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Scientists Get First Look at Recently Returned Star Dust Grains

Scientists are elated at the samples of star dust returned to Earth by an American spacecraft Sunday. They have gotten their first look inside the canister bearing the grains and have pronounced the seven-year mission to gather them a huge success.

Mission scientists at NASA's Johnson Space Center in Houston have opened the canister bearing the particles collected by the U.S. Stardust spacecraft. The probe captured dust grains expelled by comet Wild-2 in 2004 after a five-year journey to meet it and returned them to Earth Sunday by dropping a capsule that parachuted onto the Utah desert.

Comets are dusty balls of ice that orbit the sun and are considered remnants of solar system formation 4.5 billion years ago. The dust particles from inside them are thought to be uncontaminated leftovers that can reveal the chemical secrets of the developing solar system.

The mission's principal investigator, University of Washington astronomer Donald Brownlee, says the dust collection exceeds all expectations. He saw lots of grains captured by the spacecraft's collecting grid, and calculates that there may be a million of them.

"The particles, perhaps up to a million particles from the comet, are embedded in this," he said. "So this is our treasure trust, samples from the birth of the solar system are contained in this grid."

The grid contains a remarkably wispy fiberglass material called aerogel that is as much as 99.9 percent empty space. The aerogel trapped the dust grains as the comet expelled them during a melting phase on its trip from the outer reaches of the solar system in toward the Sun.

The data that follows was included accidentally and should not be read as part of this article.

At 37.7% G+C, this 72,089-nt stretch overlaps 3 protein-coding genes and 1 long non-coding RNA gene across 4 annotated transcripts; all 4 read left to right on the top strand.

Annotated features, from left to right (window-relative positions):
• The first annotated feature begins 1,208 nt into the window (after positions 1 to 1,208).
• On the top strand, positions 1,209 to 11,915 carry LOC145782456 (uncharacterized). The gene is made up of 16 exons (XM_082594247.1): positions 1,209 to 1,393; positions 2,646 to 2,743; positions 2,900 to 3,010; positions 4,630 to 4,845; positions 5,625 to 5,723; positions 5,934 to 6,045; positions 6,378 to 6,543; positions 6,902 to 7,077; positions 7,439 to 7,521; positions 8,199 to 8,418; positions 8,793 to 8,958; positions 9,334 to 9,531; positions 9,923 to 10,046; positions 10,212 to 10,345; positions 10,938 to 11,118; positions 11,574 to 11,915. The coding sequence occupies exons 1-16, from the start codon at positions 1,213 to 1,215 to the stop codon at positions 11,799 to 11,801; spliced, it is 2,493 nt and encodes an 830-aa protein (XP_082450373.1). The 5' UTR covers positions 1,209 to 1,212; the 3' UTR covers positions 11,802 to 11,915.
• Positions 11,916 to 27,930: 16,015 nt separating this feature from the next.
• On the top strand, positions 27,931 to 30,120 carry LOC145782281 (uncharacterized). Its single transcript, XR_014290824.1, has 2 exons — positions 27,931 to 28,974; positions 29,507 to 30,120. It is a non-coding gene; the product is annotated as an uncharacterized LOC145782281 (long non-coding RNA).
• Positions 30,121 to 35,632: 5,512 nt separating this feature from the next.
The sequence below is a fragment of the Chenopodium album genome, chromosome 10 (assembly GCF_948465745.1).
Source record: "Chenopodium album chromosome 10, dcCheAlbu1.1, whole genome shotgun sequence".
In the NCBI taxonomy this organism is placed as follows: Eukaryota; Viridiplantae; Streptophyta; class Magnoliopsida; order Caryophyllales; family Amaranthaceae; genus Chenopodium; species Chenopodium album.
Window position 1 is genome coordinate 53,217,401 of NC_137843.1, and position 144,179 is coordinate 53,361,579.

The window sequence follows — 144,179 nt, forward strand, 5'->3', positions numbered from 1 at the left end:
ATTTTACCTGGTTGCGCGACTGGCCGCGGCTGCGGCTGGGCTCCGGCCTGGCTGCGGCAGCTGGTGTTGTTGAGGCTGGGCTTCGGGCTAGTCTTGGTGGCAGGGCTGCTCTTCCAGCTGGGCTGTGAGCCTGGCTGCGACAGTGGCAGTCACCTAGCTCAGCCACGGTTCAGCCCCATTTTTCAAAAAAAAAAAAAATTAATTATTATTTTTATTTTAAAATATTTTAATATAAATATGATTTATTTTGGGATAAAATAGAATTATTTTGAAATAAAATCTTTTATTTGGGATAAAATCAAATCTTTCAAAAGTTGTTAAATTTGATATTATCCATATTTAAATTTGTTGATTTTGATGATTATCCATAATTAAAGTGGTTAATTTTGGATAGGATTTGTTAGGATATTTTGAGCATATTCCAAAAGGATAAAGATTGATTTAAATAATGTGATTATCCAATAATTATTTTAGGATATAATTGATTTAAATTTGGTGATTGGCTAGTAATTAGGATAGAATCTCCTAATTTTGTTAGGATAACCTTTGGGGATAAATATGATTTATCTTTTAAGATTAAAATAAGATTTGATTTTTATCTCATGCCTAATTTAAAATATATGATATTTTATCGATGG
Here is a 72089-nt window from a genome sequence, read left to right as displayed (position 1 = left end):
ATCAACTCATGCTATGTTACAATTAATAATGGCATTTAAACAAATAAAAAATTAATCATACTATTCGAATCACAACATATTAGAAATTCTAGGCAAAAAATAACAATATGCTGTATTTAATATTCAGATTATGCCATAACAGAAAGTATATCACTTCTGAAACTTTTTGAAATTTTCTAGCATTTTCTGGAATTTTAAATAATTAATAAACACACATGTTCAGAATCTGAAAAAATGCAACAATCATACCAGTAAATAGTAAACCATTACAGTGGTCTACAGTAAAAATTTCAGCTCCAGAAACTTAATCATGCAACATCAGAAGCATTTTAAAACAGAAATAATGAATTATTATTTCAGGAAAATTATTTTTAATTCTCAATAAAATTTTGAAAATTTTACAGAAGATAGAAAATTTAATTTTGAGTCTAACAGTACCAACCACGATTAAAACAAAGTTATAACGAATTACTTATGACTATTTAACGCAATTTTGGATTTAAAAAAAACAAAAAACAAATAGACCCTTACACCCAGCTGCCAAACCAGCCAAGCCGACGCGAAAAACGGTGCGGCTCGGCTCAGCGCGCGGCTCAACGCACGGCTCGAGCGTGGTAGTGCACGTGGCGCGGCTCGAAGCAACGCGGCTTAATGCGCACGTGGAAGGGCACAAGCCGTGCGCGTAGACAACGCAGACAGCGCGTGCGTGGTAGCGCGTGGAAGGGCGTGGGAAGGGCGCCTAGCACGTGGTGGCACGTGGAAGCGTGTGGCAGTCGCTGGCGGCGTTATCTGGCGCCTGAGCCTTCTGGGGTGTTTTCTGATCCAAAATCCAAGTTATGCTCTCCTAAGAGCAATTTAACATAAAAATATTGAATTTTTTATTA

"This is an incredible material," he said. "We actually got into the Guinness Book of World Records for developing this particular aerogel as the world's lowest density solid."

Brownlee says the aerogel greatly reduced the stress of impact on the particles, helping preserve them in their original condition. He adds that tracks of the largest particles are visible in the material from several meters away, with one track a tiny tunnel almost large enough to fit a little finger.

Brownlee points out that, as small are the particles are, they are still too large for highly sensitive analytical tools to study them, so they must be cut into many smaller pieces.

"We actually think of these as huge rocks because these particles are actually made out of collections of tens of thousands of much, much smaller particles," he explained. "In fact, when we get one of these particles, it's actually too big for us to work on and we slice it up into hundreds of different samples we really want to get. Those samples are the actual original building blocks of the solar system."

The Johnson Space Center is the curator of the cosmic dust. As many as 150 scientists worldwide are waiting to study them.